Why A Contractor May Recommend Repairing Or Replacing A Roof
Whenever you speak with a contractor about an existing roof, there are going to be three potential options. You might be able to add shingles and call it at that, but it's also possible that it might require repairs or even replacement. Customers should understand why a roofing contractor may recommend replacement or repair work. Here are three reasons why a contractor might encourage roof replacement or repair options.
Too Many Layers of Shingles
Adding shingles on top of the existing ones is a surprisingly common technique in the industry. There isn't anything wrong with this as long as the older shingles are still in decent shape. However, if contractors keep layering more shingles onto a roof, it can eventually create enough weight to collapse it. This scenario is more likely to play out sooner in areas where heavy snowfalls happen, but it can occur regardless of the weather. The simple fact is that every layer of shingles adds thousands of pounds to a roof, and that will eventually add up.
Roof replacement is the solution in these cases. A roofing contractor will remove the existing shingles entirely. Once they've addressed any issues with the underlying decking and roofing felt, they'll put a new layer of shingles on.
The ideal scenario for roof repair work is when there's a clean hole through the roof. For example, a heavy tree branch might go flying in high winds and hit the house. If it leaves a clean hole behind, there's a good chance a contractor can cut around it, replace the materials, and clean everything up nicely.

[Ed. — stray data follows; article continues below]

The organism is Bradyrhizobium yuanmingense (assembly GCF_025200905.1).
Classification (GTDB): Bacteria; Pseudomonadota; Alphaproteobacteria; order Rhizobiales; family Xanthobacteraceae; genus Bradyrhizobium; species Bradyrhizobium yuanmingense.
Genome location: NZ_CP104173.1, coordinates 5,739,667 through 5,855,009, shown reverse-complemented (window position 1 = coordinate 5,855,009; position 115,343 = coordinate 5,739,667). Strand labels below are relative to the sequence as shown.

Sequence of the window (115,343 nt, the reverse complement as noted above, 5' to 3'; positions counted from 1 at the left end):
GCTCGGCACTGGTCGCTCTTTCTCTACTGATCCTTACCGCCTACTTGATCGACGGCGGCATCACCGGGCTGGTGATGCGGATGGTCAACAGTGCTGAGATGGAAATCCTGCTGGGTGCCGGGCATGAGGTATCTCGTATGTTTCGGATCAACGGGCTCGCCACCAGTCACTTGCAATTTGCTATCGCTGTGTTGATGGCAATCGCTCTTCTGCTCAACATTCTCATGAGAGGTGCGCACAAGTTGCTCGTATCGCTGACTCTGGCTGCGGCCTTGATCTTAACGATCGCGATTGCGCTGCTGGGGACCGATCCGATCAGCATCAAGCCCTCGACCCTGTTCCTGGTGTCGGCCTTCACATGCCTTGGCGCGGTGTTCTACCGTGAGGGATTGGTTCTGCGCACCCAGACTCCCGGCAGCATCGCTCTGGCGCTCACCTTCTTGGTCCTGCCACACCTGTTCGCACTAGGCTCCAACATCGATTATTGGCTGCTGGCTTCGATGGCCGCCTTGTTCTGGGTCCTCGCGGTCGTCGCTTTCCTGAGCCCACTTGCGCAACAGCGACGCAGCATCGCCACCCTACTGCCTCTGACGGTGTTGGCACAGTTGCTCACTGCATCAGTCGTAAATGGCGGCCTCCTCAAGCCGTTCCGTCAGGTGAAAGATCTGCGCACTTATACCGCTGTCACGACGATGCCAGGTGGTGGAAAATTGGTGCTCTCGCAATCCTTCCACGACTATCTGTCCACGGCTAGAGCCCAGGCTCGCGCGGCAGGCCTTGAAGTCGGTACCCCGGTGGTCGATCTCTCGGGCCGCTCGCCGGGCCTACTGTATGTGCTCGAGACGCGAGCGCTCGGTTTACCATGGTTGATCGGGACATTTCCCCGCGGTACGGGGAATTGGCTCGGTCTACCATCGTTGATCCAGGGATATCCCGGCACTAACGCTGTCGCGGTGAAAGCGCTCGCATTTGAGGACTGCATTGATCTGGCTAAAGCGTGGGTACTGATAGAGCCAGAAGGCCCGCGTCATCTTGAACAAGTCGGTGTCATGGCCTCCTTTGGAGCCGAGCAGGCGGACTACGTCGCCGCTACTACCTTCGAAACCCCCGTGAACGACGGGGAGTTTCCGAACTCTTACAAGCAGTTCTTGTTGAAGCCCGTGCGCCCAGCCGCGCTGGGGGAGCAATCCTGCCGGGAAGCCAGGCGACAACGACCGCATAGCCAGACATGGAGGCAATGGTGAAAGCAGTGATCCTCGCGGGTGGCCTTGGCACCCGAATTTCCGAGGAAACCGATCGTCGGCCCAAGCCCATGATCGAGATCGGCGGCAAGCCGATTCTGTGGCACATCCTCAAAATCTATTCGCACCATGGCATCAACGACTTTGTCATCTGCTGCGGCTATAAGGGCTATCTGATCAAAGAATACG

Conversely, a roof replacement may be necessary if there's a big and uneven hole. Even if the roof is relatively new, there comes a point where taking everything off and starting fresh is the best option. This allows a roofing contractor to ensure that the underlying structure will last once they've replaced the roof.
Any sag in a roof is bad. It is rare that the sag is limited to a small enough portion of the roof to allow repair. Generally, a sagging roof is suffering from rot in the plywood that forms the decking. Consequently, a roofing contractor will need to remove everything down to the supports.
Bear in mind that a sagging roof is usually close to failure. Sags develop when water gets into the wood and causes it to soften. Gravity then pulls the weight of the shingles into the plywood. Replacement is almost always a good idea when this happens.
For more information, contact a local company, like Atlas Contracting.